Category Archives: HTML5

Attention Web Designers

Please stop doing the following.

Creating external links without a default target=_blank. You might be against it for whatever religious reason, but this doesn’t change the fact that people expect this behavior. I’m looking at you, Reddit.

Unnecessarily modifying the URL as you scroll through a page or highlight text. This makes me have to hit the back button 20 times.

Loading your title tags up with SEO garbage instead of my location on your page. This doesn’t help your SEO, and it makes tabbed browsing frustrating.

Infinite scrolling. Unless you can save the user’s position after they return to the page from clicking something, don’t do this. The user will have to scroll all the way from the top, wasting the user’s time and wasting your bandwidth even more.

Creating floating divs that pop up when you hover over text. I’m trying to read here.

Designing a website to be mobile-first without appropriately scaling up. This is just as bad as making a non-responsive website.

Needlessly using custom scrollbar solutions. These tend to break a lot and suddenly snap me back to the top of the page, or stop scrolling altogether. They also don’t scroll the way the user expects.

Using Hashbangs for AJAX crawling. That is so 2010. There are better ways to do this now.

Making black and white, animated on hover, circular cutouts for your About Us photos. Good lord, this is overplayed.

Outsourcing your blog to Tumblr. This is tacky. And what’s the point? Are you trying to anger the Google Gods? Or has Rails backed you into a corner with bad WordPress knockoffs?

Using slow CDNs. It sorta defeats the purpose.

Requiring users to use an app or sign in with Facebook. I leave every time, no exceptions.

Populating the meta keywords. No search engine since the 90s uses these. All you’re doing is giving the competition a glance into your marketing strategy.

Skeumorphism. No more cloth and wood backgrounds.

Java and Flash. The world really needs to move on now.

Moon Boogie

My latest game involves driving a jumping pink jalopy around on the moon, whilst shooting heart-shaped bullets at aliens. Believe it or not, no LSD was involved in the making of this app.

Moon Patrol is one of my all-time favorite games (I even have the standup arcade game), so it was only a matter of time before I wrote my own version. It follows the same formula, but I changed a few things here and there. I actually wrote a Moon Patrol clone about a decade ago, but the source code got lost in a drive crash… this one is better anyway, haha.


Get Moon Boogie for Android
Get Moon Boogie for iOS

You’ll notice the iOS version costs 99 cents, while the Android version is free. The reason for this is the Android version is way easier to port than the iOS version, and I don’t have to pay $99 a year for a developer license like I do with Apple. Also, what I’ve noticed is Android users expect everything to be free (like Windows and Linux software), while iOS users are fine with paying a buck or two (like MacOS software). So, lots of reasons.

The holes were the hardest thing to implement. The game is extremely difficult, even for me, the guy who made the game. I spent probably 3 days trying to track down a weird Android bug, but I spent even longer cursing at Xcode over a file path bug. One final note: Disco Nick is hidden in the game, as usual.


Fantasy Healthcare

I have an announcement to make: I placed 3rd in the Robert Wood Johnson foundation’s Games to Generate Data Challenge. I have been secretly working on this project for most of the year, and now that it’s over, I can talk about what I’ve been building.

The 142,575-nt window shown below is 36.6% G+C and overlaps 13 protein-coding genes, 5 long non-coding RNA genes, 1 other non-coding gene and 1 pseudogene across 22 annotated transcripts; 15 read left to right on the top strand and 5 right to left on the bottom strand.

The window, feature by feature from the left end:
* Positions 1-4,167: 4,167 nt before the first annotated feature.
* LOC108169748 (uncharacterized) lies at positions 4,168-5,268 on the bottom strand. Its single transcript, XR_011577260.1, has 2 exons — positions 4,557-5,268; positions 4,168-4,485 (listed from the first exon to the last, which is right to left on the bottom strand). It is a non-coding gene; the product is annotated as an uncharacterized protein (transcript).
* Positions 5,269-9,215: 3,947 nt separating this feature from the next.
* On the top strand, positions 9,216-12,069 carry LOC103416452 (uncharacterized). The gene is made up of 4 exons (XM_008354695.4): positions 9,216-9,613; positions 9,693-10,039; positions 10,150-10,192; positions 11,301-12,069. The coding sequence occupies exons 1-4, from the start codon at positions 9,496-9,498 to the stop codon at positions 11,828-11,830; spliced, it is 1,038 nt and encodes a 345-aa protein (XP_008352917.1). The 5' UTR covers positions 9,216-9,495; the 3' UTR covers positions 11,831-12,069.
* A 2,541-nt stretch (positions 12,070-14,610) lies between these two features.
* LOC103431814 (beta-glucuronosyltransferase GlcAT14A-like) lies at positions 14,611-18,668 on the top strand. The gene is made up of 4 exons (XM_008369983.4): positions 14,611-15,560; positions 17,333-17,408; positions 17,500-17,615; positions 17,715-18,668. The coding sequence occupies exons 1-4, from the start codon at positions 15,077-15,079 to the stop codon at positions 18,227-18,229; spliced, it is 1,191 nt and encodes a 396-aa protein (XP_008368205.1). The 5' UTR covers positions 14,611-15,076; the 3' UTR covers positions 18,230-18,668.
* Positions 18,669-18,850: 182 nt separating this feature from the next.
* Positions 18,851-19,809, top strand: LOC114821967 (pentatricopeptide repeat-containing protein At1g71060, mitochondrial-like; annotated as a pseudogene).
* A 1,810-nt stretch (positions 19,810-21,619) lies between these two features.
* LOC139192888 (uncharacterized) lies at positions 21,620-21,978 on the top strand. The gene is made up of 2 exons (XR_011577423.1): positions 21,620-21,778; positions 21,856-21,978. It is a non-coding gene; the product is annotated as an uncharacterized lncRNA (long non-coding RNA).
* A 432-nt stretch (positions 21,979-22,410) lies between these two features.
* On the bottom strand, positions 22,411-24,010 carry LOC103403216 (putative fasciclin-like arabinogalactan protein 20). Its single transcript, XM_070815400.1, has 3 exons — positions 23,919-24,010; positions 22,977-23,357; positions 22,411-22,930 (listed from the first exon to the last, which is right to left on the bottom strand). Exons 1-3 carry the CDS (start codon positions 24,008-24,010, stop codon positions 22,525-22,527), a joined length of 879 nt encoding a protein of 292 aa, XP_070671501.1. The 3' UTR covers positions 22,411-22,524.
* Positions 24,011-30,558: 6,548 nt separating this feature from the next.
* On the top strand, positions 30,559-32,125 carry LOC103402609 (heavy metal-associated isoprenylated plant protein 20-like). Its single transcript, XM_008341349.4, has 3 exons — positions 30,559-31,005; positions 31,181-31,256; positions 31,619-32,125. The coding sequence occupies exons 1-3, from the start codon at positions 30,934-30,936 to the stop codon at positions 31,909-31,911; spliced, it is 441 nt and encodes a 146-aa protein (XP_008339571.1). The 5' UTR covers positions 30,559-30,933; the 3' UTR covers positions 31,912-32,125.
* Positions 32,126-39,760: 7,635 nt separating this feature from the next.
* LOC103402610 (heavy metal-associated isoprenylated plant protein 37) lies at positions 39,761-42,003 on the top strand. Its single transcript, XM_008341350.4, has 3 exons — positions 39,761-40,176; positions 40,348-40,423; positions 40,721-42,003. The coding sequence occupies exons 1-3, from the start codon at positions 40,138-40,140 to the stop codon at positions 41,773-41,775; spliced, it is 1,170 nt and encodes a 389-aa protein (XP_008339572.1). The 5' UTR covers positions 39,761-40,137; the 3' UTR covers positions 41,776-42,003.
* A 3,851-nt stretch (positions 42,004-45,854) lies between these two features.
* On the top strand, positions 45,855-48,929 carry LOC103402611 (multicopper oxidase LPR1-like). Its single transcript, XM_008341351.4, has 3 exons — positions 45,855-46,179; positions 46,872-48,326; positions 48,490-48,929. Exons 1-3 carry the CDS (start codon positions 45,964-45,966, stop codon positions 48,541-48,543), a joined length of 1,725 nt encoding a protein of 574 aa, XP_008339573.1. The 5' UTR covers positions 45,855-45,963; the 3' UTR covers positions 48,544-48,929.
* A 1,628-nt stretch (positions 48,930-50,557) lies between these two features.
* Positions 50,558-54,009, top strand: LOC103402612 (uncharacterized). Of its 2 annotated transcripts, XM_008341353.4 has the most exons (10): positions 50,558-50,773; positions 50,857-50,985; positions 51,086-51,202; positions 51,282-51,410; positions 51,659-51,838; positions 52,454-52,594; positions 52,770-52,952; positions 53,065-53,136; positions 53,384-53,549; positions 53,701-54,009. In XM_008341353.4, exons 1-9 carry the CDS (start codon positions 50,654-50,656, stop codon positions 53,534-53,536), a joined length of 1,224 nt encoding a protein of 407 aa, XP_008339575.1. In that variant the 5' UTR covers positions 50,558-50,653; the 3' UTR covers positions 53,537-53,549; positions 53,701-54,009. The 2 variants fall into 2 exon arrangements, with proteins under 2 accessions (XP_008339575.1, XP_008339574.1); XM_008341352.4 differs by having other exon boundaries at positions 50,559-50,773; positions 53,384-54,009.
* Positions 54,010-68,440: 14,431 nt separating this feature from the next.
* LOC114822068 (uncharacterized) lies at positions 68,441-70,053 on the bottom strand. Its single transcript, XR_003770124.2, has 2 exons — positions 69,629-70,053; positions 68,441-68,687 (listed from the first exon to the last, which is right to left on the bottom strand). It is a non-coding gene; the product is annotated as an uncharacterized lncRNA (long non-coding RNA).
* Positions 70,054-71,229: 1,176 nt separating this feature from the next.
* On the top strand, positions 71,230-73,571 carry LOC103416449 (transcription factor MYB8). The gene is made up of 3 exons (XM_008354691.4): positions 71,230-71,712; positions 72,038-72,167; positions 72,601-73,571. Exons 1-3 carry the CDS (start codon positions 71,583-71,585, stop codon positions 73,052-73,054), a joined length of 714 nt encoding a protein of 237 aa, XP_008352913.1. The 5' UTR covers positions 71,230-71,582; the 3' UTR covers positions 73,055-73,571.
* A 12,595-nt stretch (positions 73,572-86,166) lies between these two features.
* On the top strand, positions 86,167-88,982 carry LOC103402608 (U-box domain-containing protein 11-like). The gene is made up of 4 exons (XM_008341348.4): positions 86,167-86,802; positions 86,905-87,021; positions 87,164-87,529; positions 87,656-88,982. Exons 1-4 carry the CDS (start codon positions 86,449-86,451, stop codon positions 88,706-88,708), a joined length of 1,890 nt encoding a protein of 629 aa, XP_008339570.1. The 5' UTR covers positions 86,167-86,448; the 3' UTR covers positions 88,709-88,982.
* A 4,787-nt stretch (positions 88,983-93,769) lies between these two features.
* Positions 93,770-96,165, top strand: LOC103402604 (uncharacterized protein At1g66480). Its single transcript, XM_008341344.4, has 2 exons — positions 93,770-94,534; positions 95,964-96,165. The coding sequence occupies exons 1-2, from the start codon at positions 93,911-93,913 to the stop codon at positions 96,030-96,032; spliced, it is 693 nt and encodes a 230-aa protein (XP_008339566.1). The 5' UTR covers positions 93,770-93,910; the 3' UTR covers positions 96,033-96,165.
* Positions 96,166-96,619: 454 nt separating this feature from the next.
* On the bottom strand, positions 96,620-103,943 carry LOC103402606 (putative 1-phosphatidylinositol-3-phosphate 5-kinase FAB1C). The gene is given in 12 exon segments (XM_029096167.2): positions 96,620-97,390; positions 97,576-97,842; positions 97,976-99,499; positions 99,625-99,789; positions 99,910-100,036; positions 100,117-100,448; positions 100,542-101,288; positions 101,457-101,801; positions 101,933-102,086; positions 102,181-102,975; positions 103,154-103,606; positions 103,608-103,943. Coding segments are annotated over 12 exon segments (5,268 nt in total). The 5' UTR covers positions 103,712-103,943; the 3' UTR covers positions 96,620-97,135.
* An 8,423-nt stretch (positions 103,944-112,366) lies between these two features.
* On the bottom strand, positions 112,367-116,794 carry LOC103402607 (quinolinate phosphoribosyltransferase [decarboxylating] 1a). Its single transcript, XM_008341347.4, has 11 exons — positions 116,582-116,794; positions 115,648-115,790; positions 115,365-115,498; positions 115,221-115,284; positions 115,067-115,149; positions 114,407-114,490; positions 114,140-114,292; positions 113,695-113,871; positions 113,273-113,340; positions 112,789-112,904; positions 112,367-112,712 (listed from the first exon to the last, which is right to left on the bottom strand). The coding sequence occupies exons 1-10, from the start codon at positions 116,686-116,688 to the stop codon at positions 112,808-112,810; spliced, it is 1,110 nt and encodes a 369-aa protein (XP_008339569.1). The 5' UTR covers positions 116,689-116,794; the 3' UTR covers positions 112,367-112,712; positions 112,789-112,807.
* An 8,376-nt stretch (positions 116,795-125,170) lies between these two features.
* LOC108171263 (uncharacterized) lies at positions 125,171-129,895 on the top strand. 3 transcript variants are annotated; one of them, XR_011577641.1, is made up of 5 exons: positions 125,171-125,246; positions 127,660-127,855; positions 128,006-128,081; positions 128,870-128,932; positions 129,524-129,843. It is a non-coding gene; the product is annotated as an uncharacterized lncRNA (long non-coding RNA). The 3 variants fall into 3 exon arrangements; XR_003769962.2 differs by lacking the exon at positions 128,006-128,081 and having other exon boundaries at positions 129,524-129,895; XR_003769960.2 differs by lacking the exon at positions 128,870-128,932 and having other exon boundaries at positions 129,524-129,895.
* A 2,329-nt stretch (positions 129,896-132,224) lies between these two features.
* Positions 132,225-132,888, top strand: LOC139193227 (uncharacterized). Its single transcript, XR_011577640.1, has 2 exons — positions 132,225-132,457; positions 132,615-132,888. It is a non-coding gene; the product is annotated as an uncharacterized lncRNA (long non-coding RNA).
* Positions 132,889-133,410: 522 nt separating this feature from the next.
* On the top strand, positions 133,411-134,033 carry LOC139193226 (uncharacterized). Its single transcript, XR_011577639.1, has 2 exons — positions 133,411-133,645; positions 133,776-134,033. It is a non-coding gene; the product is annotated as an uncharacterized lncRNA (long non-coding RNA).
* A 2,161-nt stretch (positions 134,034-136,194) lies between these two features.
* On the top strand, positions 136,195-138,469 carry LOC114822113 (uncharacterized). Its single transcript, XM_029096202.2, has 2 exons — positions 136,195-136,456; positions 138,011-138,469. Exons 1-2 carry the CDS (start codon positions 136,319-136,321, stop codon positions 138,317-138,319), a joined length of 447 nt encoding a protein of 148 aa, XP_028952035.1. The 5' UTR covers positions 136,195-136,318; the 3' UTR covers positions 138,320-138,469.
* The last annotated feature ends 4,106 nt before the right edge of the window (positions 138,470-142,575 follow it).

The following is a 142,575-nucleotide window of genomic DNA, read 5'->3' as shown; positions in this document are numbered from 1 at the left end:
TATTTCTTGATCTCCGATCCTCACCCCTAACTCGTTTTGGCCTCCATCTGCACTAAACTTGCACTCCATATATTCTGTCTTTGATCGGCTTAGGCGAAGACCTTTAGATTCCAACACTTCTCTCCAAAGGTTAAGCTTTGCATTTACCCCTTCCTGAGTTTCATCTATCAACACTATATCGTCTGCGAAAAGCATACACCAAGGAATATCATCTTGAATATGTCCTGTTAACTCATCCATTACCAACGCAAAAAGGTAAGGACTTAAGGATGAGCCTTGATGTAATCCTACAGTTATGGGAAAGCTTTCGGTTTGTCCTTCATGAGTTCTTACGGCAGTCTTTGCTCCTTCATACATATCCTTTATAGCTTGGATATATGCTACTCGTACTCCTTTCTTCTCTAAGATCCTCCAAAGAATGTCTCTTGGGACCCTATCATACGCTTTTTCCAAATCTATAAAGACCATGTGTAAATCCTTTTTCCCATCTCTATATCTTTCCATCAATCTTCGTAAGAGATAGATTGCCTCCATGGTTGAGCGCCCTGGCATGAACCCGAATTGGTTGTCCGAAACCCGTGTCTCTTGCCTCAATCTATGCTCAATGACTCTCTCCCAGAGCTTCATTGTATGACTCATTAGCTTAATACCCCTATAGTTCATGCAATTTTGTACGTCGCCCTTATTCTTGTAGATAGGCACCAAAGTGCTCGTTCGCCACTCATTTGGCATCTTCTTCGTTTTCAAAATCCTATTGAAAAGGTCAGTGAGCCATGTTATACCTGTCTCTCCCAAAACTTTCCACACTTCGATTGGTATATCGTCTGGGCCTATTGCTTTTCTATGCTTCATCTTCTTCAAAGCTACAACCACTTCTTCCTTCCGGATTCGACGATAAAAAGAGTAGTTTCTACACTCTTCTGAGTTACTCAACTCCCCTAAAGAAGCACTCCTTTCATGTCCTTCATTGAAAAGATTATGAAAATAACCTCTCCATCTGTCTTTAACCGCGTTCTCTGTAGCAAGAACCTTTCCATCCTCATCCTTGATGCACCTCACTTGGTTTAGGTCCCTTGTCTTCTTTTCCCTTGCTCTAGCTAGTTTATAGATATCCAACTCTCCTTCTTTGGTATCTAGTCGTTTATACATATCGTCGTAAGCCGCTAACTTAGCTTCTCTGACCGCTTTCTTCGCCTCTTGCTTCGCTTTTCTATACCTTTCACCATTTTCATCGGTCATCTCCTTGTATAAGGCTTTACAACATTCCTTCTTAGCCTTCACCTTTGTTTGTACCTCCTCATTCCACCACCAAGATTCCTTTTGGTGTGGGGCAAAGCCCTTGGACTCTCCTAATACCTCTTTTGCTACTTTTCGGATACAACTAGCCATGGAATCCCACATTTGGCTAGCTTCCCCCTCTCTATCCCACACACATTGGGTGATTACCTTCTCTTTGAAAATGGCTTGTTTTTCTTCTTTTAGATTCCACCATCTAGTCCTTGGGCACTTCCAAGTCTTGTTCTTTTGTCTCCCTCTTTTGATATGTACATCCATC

Fantasy Healthcare is a game that allows friends (in the Wisconsin area for this version) to create their own healthcare provider dream team and pit it against other friends and players online. The provider data and provider names are 100% real, but the doctor/department names have been changed to protect the innocent. The idea is that players will better familiarize themselves with providers in the area, while also learning which providers perform best in certain areas.

The interesting part of all this is how it all got started. At my public sector job, I joined up with a group that was looking to enter the Games to Generate Data Challenge as a team, but alas, government red tape (and lawyers) prevented this from happening. However, since I was a contractor, I was able to take an idea of my own into the challenge and see how far it would get. It ended up being a good enough idea to place in the Top 5, so from there I developed the game on my own.

Fantasy Healthcare is written in HTML5, Canvas, CSS3, Javascript, jQuery, jQuery Mobile, PHP, and MySQL. The back end stuff runs on a Linux server. The Canvas stuff is also cross-compiled to native iOS and Android platforms for the efficiency and fast performance you expect from a game. I did it all myself, so considering I competed with some large teams and some big industry players, I guess I did pretty well for 3rd place.

So besides winning some nice prizes, I also got a trip to Boston to attend Games for Health, and a trip to the Health 2.0 Conference in San Jose to see the winner announcements. First off, Ben Sawyer’s Games for Health project in Boston was a wonderful experience, and I wish I were able to go again. There are really some amazing interactive ideas out there ready to transform the industry. As far as Health 2.0, I also had a great time hanging out in the Valley, drinking local brews and eating some In-N-Out Burger. The 1st and 2nd Place winners were totally deserving of their prizes, each having some fun-looking and interesting games, and I sincerely wish them all the best with their endeavors.

While I was in San Jose I got caught up in the government shutdown, but that’s a story for another time.

The Robert Wood Johnson Foundation and Health 2.0 are doing some wonderful things right now to provoke and promote bleeding edge ideas in the healthcare industry, so be sure to visit their challenge site.